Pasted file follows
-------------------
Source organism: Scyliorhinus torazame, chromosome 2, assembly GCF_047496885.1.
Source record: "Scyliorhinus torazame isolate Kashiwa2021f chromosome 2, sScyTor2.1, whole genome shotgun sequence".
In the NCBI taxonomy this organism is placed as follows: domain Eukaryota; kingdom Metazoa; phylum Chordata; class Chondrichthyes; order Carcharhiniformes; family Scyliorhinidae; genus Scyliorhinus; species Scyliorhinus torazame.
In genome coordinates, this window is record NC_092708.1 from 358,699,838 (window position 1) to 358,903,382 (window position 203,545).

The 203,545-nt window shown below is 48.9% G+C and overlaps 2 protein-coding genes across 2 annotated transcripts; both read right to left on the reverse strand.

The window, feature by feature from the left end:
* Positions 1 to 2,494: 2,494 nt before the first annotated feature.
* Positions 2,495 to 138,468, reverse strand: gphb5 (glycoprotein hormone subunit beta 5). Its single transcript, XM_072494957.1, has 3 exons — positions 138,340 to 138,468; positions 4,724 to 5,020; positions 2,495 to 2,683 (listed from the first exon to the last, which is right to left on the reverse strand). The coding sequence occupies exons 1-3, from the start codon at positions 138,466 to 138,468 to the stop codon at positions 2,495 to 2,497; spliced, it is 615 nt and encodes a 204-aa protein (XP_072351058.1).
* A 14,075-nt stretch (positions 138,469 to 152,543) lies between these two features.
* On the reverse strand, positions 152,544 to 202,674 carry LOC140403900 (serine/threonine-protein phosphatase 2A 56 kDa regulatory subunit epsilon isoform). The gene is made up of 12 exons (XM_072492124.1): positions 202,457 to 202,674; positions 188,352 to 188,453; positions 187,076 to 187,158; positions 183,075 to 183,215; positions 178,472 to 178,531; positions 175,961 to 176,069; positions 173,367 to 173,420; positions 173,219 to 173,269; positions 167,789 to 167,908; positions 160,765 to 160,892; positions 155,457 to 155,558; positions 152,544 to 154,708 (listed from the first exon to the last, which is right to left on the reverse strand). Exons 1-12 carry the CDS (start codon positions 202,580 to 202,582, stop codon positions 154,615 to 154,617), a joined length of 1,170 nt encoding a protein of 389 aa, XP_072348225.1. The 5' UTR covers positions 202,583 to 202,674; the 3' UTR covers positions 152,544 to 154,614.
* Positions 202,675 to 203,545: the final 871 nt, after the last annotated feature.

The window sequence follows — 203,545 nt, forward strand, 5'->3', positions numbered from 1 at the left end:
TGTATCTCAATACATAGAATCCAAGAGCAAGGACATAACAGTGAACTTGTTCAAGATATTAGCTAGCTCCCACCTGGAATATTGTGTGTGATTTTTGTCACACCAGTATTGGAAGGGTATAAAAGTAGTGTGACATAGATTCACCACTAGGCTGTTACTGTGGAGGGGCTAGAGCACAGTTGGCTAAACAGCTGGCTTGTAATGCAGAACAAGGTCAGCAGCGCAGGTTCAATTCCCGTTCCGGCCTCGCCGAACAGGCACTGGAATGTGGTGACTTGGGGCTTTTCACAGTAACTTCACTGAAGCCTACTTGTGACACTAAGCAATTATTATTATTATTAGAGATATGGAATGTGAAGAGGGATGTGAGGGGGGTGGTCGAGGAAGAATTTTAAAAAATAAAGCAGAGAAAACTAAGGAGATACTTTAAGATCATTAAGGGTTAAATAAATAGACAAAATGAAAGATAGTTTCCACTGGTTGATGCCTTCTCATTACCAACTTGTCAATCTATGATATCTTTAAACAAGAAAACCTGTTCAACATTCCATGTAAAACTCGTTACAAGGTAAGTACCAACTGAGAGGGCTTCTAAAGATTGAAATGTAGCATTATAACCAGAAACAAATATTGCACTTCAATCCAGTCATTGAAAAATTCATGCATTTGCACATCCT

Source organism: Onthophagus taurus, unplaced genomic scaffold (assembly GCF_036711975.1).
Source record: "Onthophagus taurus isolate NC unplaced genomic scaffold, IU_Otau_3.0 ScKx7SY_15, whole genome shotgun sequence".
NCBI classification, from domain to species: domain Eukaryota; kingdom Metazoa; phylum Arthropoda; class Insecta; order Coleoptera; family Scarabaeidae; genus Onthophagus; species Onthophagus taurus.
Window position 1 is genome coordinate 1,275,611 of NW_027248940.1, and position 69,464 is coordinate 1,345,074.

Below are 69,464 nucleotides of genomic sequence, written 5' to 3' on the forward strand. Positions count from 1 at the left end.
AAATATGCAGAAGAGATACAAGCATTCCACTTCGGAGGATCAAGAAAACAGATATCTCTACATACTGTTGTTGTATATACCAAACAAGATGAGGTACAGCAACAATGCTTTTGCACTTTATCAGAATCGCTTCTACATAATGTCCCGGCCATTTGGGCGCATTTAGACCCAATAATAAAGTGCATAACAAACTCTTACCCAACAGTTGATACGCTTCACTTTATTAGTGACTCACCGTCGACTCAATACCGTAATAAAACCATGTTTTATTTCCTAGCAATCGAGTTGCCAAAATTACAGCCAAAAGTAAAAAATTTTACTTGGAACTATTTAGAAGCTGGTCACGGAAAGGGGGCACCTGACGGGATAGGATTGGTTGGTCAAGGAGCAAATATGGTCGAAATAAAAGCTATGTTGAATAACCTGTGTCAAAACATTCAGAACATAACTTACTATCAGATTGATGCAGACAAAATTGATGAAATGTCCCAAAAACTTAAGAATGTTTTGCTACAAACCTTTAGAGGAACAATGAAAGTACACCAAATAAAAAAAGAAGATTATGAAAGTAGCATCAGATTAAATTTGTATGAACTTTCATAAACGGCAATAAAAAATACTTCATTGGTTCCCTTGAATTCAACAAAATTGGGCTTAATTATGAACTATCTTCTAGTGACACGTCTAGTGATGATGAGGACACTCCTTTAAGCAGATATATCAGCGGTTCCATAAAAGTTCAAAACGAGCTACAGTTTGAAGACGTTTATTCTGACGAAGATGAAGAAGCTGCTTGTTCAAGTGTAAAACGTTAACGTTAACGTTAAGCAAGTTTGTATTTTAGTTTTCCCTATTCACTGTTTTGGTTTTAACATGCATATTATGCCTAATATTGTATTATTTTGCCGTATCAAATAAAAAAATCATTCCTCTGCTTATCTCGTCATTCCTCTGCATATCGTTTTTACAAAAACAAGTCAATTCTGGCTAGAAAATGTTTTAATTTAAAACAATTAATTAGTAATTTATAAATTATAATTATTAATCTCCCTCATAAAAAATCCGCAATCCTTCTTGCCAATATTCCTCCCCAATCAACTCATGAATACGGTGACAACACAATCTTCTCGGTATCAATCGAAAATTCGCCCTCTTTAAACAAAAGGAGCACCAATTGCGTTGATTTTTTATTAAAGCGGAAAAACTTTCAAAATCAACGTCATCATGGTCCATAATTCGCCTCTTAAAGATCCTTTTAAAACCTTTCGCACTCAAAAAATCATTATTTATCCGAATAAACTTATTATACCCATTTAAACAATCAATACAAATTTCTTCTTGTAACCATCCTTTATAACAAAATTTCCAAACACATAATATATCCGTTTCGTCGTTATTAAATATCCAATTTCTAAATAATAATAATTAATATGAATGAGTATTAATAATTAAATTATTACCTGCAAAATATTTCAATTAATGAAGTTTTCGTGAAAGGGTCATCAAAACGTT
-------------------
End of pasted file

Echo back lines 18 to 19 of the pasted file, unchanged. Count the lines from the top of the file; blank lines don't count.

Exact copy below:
Below are 69,464 nucleotides of genomic sequence, written 5' to 3' on the forward strand. Positions count from 1 at the left end.
AAATATGCAGAAGAGATACAAGCATTCCACTTCGGAGGATCAAGAAAACAGATATCTCTACATACTGTTGTTGTATATACCAAACAAGATGAGGTACAGCAACAATGCTTTTGCACTTTATCAGAATCGCTTCTACATAATGTCCCGGCCATTTGGGCGCATTTAGACCCAATAATAAAGTGCATAACAAACTCTTACCCAACAGTTGATACGCTTCACTTTATTAGTGACTCACCGTCGACTCAATACCGTAATAAAACCATGTTTTATTTCCTAGCAATCGAGTTGCCAAAATTACAGCCAAAAGTAAAAAATTTTACTTGGAACTATTTAGAAGCTGGTCACGGAAAGGGGGCACCTGACGGGATAGGATTGGTTGGTCAAGGAGCAAATATGGTCGAAATAAAAGCTATGTTGAATAACCTGTGTCAAAACATTCAGAACATAACTTACTATCAGATTGATGCAGACAAAATTGATGAAATGTCCCAAAAACTTAAGAATGTTTTGCTACAAACCTTTAGAGGAACAATGAAAGTACACCAAATAAAAAAAGAAGATTATGAAAGTAGCATCAGATTAAATTTGTATGAACTTTCATAAACGGCAATAAAAAATACTTCATTGGTTCCCTTGAATTCAACAAAATTGGGCTTAATTATGAACTATCTTCTAGTGACACGTCTAGTGATGATGAGGACACTCCTTTAAGCAGATATATCAGCGGTTCCATAAAAGTTCAAAACGAGCTACAGTTTGAAGACGTTTATTCTGACGAAGATGAAGAAGCTGCTTGTTCAAGTGTAAAACGTTAACGTTAACGTTAAGCAAGTTTGTATTTTAGTTTTCCCTATTCACTGTTTTGGTTTTAACATGCATATTATGCCTAATATTGTATTATTTTGCCGTATCAAATAAAAAAATCATTCCTCTGCTTATCTCGTCATTCCTCTGCATATCGTTTTTACAAAAACAAGTCAATTCTGGCTAGAAAATGTTTTAATTTAAAACAATTAATTAGTAATTTATAAATTATAATTATTAATCTCCCTCATAAAAAATCCGCAATCCTTCTTGCCAATATTCCTCCCCAATCAACTCATGAATACGGTGACAACACAATCTTCTCGGTATCAATCGAAAATTCGCCCTCTTTAAACAAAAGGAGCACCAATTGCGTTGATTTTTTATTAAAGCGGAAAAACTTTCAAAATCAACGTCATCATGGTCCATAATTCGCCTCTTAAAGATCCTTTTAAAACCTTTCGCACTCAAAAAATCATTATTTATCCGAATAAACTTATTATACCCATTTAAACAATCAATACAAATTTCTTCTTGTAACCATCCTTTATAACAAAATTTCCAAACACATAATATATCCGTTTCGTCGTTATTAAATATCCAATTTCTAAATAATAATAATTAATATGAATGAGTATTAATAATTAAATTATTACCTGCAAAATATTTCAATTAATGAAGTTTTCGTGAAAGGGTCATCAAAACGTT